Connect with us


Review: Chris Stapleton’s Starting Over Is a Heartfelt, If Derivative, Album

The album’s unvarnished style generally works, but there’s nowhere to hide when the singer drifts into the saccharine.




Chris Stapleton, Starting Over
Photo: Becky Fluke

Dave Cobb has become one of Nashville’s most influential tastemakers, with more and more artists favoring his rootsy production style. This is due in large part to the wild success of Chris Stapleton’s 2015 debut, Traveller, which Cobb co-produced. Stapleton is the most commercially palatable of Cobb’s regular collaborators, and while there’s no aspect of the Kentucky crooner’s work that’s especially challenging, his powerful, indelibly soulful rasp can make even the most shopworn turns of phrase sound like emotional revelation.

The singer’s fourth album, Starting Over, plays to the strengths of both Stapleton and Cobb. The stripped-down, unfussy arrangements place the focus squarely where it should be—on the raw beauty of Stapleton’s voice—and keeps his retro-revivalist tendencies somewhat in check. The opening title track is a lilting acoustic shuffle that locates the same bittersweet, golden-hour magic as Tom Petty’s “Wildflowers,” underscored by the presence of the Heartbreakers’s Benmont Tench on Hammond B-3 organ. The album’s most plaintive tracks, like “You Should Probably Leave” and the brooding “Hillbilly Blood,” similarly stand out as highlights here.

While that unvarnished style generally works, though, it also means there’s nowhere to hide when Stapleton drifts into the saccharine, as he does on “Maggie’s Song,” a eulogy for a beloved pup, and a cover of John Fogerty’s “Joy of My Life.” The presence of the singer’s wife, Morgane Stapleton, who coos honey-sweet harmonies on many of the songs here, at least confirms the authenticity of his sentimentality, even as his lyrics frequently succumb to cliché: “And I can be your lucky penny/You can be my four-leaf clover,” he sings on “Starting Over.”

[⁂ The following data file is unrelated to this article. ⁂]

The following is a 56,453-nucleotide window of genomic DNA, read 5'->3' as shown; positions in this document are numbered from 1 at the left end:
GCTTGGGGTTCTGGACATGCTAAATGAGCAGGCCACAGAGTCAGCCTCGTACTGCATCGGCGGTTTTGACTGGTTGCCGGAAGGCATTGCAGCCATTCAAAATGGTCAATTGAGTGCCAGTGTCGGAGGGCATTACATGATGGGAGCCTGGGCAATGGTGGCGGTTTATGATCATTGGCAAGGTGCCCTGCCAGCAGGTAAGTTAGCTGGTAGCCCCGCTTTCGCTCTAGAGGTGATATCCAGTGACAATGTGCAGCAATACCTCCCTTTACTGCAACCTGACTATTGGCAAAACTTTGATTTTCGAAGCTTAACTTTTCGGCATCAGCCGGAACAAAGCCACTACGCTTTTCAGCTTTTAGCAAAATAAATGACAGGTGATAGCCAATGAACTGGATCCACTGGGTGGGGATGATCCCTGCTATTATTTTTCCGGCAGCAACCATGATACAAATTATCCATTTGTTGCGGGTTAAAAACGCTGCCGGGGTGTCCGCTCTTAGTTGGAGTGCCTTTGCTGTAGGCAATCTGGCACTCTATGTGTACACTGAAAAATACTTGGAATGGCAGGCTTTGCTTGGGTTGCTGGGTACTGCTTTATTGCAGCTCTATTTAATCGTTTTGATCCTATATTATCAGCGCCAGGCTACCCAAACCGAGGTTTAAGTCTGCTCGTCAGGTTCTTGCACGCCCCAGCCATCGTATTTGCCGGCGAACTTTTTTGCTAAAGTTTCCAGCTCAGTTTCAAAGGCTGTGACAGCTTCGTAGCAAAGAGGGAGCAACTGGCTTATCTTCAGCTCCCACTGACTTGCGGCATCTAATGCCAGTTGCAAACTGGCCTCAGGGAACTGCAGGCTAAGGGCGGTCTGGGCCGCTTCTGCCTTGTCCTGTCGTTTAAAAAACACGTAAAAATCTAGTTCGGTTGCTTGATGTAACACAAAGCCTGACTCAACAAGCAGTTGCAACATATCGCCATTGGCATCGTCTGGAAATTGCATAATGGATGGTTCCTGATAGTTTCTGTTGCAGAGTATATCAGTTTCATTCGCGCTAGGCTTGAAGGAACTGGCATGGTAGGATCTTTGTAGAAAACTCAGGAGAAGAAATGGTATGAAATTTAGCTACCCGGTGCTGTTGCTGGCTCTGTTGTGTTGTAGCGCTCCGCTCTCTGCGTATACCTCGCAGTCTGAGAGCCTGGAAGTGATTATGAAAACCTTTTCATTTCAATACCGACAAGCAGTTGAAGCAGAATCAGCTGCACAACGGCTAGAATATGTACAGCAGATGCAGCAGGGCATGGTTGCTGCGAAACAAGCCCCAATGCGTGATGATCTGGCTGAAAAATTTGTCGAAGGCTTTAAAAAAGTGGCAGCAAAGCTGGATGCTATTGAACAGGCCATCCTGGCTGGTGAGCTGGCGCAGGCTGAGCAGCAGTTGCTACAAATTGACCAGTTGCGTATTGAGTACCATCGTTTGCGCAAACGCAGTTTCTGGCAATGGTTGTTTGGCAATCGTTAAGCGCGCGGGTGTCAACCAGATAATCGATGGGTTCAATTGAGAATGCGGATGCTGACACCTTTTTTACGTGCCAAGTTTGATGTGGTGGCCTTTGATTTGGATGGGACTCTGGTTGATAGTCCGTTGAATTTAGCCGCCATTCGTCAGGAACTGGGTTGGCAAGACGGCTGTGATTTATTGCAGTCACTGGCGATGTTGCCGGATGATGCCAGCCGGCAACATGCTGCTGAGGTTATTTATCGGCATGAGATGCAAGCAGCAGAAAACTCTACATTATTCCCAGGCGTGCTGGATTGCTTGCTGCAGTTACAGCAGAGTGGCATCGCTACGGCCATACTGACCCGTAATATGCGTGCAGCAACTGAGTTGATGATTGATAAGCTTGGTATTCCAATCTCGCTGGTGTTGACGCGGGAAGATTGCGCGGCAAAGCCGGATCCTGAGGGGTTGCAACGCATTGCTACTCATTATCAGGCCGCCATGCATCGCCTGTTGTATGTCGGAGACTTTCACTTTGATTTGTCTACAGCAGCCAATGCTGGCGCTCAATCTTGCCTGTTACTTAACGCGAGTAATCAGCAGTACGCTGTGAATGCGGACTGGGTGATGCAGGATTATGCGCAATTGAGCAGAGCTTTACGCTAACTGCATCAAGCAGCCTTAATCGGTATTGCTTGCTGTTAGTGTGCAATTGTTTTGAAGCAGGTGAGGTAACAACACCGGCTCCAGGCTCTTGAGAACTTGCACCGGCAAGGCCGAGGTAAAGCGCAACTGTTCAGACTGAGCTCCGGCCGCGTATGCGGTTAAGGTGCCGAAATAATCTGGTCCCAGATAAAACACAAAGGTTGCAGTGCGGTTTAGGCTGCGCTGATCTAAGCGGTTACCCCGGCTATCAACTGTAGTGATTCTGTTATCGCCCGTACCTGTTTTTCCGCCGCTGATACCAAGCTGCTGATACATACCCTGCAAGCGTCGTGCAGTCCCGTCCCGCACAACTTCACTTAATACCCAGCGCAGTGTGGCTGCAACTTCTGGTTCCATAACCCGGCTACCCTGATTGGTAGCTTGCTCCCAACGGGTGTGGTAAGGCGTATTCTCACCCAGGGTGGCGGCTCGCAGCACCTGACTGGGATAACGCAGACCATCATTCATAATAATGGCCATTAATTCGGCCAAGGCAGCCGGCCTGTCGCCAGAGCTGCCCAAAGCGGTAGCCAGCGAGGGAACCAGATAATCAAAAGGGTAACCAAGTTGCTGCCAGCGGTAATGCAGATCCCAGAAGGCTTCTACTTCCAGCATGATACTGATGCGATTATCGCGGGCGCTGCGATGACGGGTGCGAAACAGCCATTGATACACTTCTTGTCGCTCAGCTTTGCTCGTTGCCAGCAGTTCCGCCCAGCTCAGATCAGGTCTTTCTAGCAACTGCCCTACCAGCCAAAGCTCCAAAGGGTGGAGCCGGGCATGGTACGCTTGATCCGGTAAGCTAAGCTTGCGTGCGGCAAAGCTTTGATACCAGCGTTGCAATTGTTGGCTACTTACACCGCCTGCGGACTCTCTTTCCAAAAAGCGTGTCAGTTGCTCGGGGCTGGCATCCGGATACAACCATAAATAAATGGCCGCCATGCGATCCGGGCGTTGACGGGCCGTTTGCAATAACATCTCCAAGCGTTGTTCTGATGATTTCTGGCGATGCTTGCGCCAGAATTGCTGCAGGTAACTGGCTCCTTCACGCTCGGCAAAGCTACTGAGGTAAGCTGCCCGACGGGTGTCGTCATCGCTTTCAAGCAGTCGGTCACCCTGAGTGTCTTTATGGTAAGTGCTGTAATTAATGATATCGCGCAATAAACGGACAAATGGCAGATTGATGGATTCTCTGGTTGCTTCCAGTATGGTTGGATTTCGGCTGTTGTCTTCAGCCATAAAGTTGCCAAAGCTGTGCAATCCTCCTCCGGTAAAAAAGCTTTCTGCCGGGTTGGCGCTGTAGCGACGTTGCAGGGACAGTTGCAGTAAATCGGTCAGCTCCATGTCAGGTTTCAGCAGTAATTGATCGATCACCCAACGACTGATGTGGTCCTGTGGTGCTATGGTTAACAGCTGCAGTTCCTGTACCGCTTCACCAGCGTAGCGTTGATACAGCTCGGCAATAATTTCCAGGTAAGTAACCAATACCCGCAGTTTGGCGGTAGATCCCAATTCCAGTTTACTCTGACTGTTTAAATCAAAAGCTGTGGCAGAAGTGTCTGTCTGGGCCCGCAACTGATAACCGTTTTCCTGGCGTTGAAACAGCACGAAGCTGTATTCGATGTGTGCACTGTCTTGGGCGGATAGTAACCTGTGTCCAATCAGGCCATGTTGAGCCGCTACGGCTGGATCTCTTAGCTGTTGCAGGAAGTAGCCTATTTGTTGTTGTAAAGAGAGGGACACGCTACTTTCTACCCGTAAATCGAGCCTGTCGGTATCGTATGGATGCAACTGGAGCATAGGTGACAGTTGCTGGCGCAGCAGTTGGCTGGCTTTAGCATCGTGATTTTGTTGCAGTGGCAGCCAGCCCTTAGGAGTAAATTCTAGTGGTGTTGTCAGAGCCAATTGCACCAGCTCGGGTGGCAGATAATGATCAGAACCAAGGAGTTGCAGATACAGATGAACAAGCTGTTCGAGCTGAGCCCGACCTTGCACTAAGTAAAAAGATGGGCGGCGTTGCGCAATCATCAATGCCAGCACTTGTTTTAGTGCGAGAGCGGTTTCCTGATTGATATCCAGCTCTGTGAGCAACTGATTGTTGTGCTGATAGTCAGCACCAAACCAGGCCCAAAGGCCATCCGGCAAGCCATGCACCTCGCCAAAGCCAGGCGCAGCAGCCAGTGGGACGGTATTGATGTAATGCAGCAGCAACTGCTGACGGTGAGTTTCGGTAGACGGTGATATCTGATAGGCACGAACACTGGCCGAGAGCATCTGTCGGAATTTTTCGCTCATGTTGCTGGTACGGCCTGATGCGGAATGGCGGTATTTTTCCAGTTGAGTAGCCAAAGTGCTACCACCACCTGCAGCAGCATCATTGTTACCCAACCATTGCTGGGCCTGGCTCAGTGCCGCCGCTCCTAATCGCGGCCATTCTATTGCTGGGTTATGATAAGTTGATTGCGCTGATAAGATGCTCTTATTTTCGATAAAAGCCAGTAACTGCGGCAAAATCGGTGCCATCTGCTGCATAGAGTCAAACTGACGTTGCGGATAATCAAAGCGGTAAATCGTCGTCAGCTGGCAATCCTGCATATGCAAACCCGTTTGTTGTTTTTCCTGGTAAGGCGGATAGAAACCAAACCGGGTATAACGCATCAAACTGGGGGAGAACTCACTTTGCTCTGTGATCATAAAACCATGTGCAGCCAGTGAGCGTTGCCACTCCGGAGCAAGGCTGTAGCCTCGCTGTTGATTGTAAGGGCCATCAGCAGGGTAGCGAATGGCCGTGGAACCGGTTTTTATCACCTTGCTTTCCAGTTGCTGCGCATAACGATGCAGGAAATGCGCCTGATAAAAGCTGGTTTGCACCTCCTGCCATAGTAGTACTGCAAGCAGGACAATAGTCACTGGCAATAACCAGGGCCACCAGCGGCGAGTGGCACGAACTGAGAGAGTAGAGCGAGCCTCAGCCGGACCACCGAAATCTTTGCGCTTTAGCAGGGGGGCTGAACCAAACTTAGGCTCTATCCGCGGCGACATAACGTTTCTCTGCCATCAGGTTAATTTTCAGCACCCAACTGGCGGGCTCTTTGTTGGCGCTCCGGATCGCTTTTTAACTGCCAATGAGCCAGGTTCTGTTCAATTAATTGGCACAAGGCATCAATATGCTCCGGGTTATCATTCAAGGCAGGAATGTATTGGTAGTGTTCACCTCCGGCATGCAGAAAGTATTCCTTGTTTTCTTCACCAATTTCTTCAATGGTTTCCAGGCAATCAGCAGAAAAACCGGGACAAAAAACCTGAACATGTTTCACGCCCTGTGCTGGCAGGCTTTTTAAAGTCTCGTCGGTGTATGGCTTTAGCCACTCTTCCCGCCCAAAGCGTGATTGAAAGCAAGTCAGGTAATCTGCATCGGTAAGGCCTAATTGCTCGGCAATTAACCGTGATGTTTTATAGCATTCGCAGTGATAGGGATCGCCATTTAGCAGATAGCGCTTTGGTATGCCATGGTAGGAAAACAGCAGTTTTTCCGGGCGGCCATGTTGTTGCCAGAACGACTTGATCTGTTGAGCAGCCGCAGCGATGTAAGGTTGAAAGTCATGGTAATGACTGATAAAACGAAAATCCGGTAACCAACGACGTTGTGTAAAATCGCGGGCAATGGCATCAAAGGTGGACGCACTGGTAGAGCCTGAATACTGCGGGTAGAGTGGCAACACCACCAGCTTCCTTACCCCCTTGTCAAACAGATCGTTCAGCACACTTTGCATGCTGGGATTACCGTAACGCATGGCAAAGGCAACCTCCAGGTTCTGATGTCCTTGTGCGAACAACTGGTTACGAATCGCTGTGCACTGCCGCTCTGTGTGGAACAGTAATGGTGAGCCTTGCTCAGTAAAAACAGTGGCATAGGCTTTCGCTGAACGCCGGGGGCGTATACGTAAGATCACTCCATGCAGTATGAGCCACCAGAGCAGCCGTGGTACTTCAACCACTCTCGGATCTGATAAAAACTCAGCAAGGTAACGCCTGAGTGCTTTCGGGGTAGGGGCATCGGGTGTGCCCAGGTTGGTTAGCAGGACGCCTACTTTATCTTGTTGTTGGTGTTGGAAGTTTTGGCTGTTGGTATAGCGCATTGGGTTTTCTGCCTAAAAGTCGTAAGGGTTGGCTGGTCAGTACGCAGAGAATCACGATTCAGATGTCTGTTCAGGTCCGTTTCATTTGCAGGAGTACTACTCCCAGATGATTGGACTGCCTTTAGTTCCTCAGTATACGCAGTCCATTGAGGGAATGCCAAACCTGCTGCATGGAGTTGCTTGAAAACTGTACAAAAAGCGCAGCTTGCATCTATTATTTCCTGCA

The album balances these syrupy moments with a batch of harder-edged tracks that showcase Stapleton’s biting electric guitar riffing but don’t do much to elevate his lyrics. Predictably, he just shifts his focus from love and tenderness to mild hedonism. Indeed, for Stapleton, the devil is real, but it seems his evil works are largely limited to making folks go a bit too hard at the bar every now and then. Except, that is, on “Watch You Burn,” wherein Satan can be found roasting Stephen Paddock, the shooter who slaughtered 60 concertgoers in Las Vegas in 2017. Co-written with and featuring guitar by another legendary Tom Petty sideman, Mike Campbell, “Watch You Burn” is the album’s only remotely topical song, and while Stapleton’s invective may not be especially piercing, the howling anger in his voice is undeniable.

The track’s call-and-response gospel choir and familiar bluesy melody highlights how one of Starting Over’s strengths is also one of its limitations. Namely that Stapleton and his touring band’s effortlessly authentic conjuring of retro styles renders even the album’s best tunes clearly derivative. Stapleton is content to bellow out a bunch of banal woman-done-me-wrong lines on the mawkish “Cold,” amid a preponderance of obvious Philly-soul tropes. On the opposite end of the spectrum is a second Campbell guitar duel, “Arkansas,” a full-on boogie-down Skynyrdian Southern rock song that crackles with energy. Equally effective is “When I’m with You,” which is reminiscent of Waylon Jennings’s “Amanda,” another wistful ballad about taking comfort in a steadfast partner while approaching middle age with trepidation. “But when I’m with you/I feel like a dreamer that’s had all his dreams come true,” Stapleton drawls. It ain’t poetry, or very original, but it’s nothing if not genuine.

Label: Mercury Nashville Release Date: November 13, 2020 Buy: Amazon

We’re committed to keeping our content free and accessible—meaning no paywalls or subscription fees—so if you like what we do, consider becoming a SLANT patron, or making a PayPal donation.